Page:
U.S. ramps up vaccinations amid new U.K. fears

Nursing home residents began receiving coronavirus vaccine doses on Monday as the U.S. government and two of the nation's largest pharmacy chains kicked off the next phase of vaccine distribution.

The U.S. has authorized two vaccines against the virus, one developed by Pfizer and Germany's BioNTech that was cleared for use on Dec. 11 and one by Moderna that was approved last Friday.

Some 2.9 million shots of the Pfizer vaccine were distributed last week and mostly given to healthcare workers, and some of the first Moderna injections were administered on Monday in Connecticut.

President-elect Joe Biden was among those on Monday to receive a COVID-19 Pfizer vaccination in a public display to boost confidence in its safety.

BIDEN: "I'm doing this to demonstrate that people should be prepared when it's available to take the vaccine. There's nothing to worry about."

The long-awaited hope provided by the vaccines was somewhat overshadowed, however, by a new highly infectious strain of the virus in Britain that on Monday forced several countries to close their borders to those traveling from the U.K.

India, Pakistan, Poland, Spain, Switzerland, Sweden, Russia, Jordan and Hong Kong suspended travel for Britons -- and New York Governor Andrew Cuomo called upon the U.S. government to do the same - or to at least make sure that every passenger traveling to the U.S. from Britain is tested before boarding his or her flight - something Cuomo said more than 120 other countries had done.

CUOMO: "Why don't we mandate testing before people get on the flight or halt the flights from the UK now?"

Cuomo said he personally asked the three airlines that fly to New York from Britain - British Airways, Delta and Virgin Atlantic - to test passengers before they board.

Both British Airways and Delta have agreed to do so.

The U.S. death toll has accelerated in recent weeks to 2,627 per day on a seven-day average, with the total number now at more than 317,000.

Video Transcript

- Nursing home residents began receiving coronavirus vaccine doses on Monday, as the US government and two of the nation's largest pharmacy chains kicked off the next phase of vaccine distribution. The US has authorized two vaccines against the virus, one developed by Pfizer and Germany's BeyondTech that was cleared for use on December 11, and one by Moderna that was approved last Friday.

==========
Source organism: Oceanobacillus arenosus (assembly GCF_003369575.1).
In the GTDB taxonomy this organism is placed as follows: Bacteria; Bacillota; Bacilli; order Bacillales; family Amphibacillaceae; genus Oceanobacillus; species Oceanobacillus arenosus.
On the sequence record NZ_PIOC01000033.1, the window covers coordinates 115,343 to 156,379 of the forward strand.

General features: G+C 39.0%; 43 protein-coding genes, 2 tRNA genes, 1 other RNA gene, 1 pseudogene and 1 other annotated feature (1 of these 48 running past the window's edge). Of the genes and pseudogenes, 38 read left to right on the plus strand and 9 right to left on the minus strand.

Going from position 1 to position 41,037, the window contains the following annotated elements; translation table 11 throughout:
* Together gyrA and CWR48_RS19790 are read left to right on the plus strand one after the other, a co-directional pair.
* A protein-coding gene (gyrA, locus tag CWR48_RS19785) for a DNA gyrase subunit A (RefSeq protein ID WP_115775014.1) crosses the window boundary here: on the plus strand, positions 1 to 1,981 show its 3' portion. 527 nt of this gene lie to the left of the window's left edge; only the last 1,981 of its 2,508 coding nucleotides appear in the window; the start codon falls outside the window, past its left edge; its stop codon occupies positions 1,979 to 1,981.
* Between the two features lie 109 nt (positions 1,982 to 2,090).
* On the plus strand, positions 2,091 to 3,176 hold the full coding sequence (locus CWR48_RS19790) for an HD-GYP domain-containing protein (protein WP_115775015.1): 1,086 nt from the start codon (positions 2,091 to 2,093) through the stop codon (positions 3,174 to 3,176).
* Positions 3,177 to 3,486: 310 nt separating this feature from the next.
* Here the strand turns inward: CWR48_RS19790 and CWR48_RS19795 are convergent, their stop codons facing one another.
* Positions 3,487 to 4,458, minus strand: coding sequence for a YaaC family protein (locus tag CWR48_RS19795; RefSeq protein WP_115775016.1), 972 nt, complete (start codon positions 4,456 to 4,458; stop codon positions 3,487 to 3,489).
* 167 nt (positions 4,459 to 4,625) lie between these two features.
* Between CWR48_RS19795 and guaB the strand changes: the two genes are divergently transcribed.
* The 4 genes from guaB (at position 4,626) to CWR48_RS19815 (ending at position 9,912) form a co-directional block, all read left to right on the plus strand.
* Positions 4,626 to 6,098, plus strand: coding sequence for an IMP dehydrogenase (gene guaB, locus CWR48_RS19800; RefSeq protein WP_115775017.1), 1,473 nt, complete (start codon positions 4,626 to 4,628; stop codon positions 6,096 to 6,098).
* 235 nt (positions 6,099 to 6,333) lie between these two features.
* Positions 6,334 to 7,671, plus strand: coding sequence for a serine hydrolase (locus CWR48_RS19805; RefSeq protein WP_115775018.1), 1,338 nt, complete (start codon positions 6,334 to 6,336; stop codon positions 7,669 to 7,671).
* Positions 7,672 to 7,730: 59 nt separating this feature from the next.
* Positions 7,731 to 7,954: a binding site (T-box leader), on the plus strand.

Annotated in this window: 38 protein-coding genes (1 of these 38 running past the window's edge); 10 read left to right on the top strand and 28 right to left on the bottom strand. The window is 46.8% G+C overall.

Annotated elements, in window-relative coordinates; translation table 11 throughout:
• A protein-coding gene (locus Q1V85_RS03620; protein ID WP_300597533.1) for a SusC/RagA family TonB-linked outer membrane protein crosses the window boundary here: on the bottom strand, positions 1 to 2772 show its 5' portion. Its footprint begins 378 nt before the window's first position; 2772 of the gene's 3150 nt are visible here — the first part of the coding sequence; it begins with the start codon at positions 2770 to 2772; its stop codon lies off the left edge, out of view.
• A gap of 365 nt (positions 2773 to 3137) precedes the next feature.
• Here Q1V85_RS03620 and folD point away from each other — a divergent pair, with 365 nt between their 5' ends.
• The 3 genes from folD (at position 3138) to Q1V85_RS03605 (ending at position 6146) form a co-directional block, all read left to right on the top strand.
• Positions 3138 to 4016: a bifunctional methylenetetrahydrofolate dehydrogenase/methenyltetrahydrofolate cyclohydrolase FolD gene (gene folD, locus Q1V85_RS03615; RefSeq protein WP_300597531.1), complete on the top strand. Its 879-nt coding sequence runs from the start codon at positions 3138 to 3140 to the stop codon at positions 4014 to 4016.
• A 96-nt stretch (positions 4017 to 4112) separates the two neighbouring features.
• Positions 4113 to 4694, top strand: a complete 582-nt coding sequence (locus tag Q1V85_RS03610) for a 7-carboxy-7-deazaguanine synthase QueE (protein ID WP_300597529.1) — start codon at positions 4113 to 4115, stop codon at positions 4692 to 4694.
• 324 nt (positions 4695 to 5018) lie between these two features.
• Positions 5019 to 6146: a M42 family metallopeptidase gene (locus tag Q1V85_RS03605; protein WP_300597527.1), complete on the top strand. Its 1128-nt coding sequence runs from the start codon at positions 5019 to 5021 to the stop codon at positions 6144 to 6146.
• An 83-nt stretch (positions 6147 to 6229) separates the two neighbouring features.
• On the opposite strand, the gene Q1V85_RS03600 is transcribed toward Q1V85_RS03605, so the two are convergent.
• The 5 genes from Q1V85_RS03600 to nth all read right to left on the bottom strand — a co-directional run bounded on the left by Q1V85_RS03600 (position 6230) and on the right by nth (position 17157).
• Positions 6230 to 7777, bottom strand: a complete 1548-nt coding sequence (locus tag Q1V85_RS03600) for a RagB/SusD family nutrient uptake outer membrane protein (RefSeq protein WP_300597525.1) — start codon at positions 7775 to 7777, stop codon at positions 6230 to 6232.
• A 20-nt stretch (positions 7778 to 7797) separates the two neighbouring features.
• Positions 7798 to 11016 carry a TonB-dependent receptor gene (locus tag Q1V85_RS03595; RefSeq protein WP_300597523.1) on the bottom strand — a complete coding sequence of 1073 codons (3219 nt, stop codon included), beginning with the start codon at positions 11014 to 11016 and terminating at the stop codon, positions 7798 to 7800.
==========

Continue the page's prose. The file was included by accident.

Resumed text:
Some 2.9 million shots of the Pfizer vaccine were distributed last week and mostly given to health care workers. And some of the first Moderna injections were administered on Monday in Connecticut.

JOE BIDEN: Anytime you're ready.

- President-elect Joe Biden was among those on Monday to receive a COVID-19 Pfizer vaccination in a public display to boost confidence in its safety.

JOE BIDEN: I'm doing this to demonstrate that people should be prepared when it's available to take the vaccine. There's nothing to worry about.

- The long awaited hope provided by the vaccines was somewhat overshadowed, however, by a new highly infectious strain of the virus in Britain that on Monday forced several countries to close their borders to those traveling from the UK. India, Pakistan, Poland, Spain, Switzerland, Sweden, Russia, Jordan, and Hong Kong suspended travel for Britons. And New York Governor Andrew Cuomo called upon the US government to do the same-- or at least make sure that every passenger traveling to the US from Britain is tested before boarding his or her flight, something Cuomo said more than 120 other countries had done.

ANDREW CUOMO: Why don't we mandate testing before people get on the flight or halt the flights from the UK now?

- Cuomo said he personally asked the three airlines that fly to New York from Britain-- British Airways, Delta, and Virgin Atlantic-- to test passengers before they board. Both British Airways and Delta have agreed to do so. The US death toll has accelerated in recent weeks to 2,627 per day on a seven-day average, with the total number now at more than 317,000